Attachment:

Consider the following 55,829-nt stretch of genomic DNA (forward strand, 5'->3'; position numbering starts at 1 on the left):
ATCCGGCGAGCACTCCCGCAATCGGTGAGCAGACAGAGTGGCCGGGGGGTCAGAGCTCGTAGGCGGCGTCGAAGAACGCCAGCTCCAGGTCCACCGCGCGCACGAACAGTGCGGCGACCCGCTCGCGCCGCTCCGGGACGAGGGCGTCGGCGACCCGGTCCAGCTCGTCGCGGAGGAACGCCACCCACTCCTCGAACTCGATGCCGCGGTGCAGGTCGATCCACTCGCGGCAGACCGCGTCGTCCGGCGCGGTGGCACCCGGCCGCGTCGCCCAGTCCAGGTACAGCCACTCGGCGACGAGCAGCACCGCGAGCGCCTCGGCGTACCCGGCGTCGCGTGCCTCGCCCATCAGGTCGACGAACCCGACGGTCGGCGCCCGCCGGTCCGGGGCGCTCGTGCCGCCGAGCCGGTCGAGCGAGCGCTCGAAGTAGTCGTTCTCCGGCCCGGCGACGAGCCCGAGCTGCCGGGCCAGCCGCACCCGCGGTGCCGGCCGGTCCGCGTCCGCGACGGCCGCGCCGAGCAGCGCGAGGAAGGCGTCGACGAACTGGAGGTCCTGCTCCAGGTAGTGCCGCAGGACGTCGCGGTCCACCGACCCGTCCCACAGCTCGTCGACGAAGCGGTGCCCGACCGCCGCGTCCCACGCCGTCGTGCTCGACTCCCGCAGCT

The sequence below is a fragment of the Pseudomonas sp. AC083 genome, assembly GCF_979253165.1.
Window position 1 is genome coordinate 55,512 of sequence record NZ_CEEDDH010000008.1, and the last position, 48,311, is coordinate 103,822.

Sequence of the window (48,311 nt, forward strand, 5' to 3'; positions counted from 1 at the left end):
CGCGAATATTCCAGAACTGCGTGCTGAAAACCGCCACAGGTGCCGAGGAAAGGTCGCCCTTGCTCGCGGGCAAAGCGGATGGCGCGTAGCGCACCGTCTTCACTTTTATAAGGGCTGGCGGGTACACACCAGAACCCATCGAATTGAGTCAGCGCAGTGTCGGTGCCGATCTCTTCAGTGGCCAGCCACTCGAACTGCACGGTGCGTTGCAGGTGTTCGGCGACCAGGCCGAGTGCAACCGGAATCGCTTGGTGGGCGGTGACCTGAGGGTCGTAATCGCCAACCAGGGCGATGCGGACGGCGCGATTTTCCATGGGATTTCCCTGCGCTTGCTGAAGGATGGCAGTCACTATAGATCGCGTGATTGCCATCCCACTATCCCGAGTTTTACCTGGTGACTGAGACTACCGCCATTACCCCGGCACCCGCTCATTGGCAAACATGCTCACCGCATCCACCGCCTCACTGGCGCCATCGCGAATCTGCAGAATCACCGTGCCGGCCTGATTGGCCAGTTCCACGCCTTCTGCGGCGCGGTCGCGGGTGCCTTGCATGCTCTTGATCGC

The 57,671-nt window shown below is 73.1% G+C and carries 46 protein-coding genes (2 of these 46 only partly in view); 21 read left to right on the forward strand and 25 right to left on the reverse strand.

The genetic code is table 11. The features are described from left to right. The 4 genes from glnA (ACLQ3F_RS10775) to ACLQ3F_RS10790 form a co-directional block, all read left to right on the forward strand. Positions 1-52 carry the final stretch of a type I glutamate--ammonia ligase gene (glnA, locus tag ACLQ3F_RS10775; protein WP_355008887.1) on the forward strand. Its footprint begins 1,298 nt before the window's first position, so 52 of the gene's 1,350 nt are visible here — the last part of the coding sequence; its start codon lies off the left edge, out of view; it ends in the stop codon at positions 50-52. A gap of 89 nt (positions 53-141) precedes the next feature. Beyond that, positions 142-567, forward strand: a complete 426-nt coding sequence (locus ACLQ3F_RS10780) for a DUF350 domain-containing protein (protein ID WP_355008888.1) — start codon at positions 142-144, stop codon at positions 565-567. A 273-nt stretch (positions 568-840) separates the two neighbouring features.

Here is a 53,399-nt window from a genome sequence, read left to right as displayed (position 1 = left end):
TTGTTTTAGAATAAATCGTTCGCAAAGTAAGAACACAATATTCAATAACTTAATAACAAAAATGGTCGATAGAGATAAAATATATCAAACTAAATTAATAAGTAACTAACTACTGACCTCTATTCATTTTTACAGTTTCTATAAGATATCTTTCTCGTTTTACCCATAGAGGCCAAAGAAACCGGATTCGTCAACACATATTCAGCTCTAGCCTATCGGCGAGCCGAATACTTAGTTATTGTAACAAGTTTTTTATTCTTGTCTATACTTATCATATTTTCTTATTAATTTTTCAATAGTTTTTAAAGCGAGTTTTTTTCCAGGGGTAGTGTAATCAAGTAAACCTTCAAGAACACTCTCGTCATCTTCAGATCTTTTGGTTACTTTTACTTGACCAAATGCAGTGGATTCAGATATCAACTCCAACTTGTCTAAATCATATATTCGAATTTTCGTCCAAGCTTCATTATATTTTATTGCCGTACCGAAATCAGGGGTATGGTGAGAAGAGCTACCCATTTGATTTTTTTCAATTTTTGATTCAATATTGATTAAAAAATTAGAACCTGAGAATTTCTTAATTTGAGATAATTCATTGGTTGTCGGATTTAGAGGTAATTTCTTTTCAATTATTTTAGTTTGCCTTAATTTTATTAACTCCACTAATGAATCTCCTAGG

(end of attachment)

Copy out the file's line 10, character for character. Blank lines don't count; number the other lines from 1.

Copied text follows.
TTGTTTTAGAATAAATCGTTCGCAAAGTAAGAACACAATATTCAATAACTTAATAACAAAAATGGTCGATAGAGATAAAATATATCAAACTAAATTAATAAGTAACTAACTACTGACCTCTATTCATTTTTACAGTTTCTATAAGATATCTTTCTCGTTTTACCCATAGAGGCCAAAGAAACCGGATTCGTCAACACATATTCAGCTCTAGCCTATCGGCGAGCCGAATACTTAGTTATTGTAACAAGTTTTTTATTCTTGTCTATACTTATCATATTTTCTTATTAATTTTTCAATAGTTTTTAAAGCGAGTTTTTTTCCAGGGGTAGTGTAATCAAGTAAACCTTCAAGAACACTCTCGTCATCTTCAGATCTTTTGGTTACTTTTACTTGACCAAATGCAGTGGATTCAGATATCAACTCCAACTTGTCTAAATCATATATTCGAATTTTCGTCCAAGCTTCATTATATTTTATTGCCGTACCGAAATCAGGGGTATGGTGAGAAGAGCTACCCATTTGATTTTTTTCAATTTTTGATTCAATATTGATTAAAAAATTAGAACCTGAGAATTTCTTAATTTGAGATAATTCATTGGTTGTCGGATTTAGAGGTAATTTCTTTTCAATTATTTTAGTTTGCCTTAATTTTATTAACTCCACTAATGAATCTCCTAGG